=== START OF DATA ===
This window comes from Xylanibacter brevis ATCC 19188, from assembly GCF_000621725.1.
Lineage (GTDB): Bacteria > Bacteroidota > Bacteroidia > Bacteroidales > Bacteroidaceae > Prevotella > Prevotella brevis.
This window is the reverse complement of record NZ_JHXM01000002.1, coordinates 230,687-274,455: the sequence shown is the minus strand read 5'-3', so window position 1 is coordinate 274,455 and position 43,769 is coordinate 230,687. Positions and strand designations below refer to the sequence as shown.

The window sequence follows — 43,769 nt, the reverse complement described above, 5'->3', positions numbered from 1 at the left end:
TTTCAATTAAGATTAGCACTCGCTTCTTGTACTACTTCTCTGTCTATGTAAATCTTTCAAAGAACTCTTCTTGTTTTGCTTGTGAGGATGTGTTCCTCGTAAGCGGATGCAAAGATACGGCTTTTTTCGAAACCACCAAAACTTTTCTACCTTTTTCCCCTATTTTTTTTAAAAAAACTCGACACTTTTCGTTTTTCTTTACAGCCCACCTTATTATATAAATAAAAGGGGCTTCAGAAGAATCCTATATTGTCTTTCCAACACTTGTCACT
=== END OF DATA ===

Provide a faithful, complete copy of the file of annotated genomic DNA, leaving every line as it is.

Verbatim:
This window comes from Xylanibacter brevis ATCC 19188, from assembly GCF_000621725.1.
Lineage (GTDB): Bacteria > Bacteroidota > Bacteroidia > Bacteroidales > Bacteroidaceae > Prevotella > Prevotella brevis.
This window is the reverse complement of record NZ_JHXM01000002.1, coordinates 230,687-274,455: the sequence shown is the minus strand read 5'-3', so window position 1 is coordinate 274,455 and position 43,769 is coordinate 230,687. Positions and strand designations below refer to the sequence as shown.

The window sequence follows — 43,769 nt, the reverse complement described above, 5'->3', positions numbered from 1 at the left end:
TTTCAATTAAGATTAGCACTCGCTTCTTGTACTACTTCTCTGTCTATGTAAATCTTTCAAAGAACTCTTCTTGTTTTGCTTGTGAGGATGTGTTCCTCGTAAGCGGATGCAAAGATACGGCTTTTTTCGAAACCACCAAAACTTTTCTACCTTTTTCCCCTATTTTTTTTAAAAAAACTCGACACTTTTCGTTTTTCTTTACAGCCCACCTTATTATATAAATAAAAGGGGCTTCAGAAGAATCCTATATTGTCTTTCCAACACTTGTCACT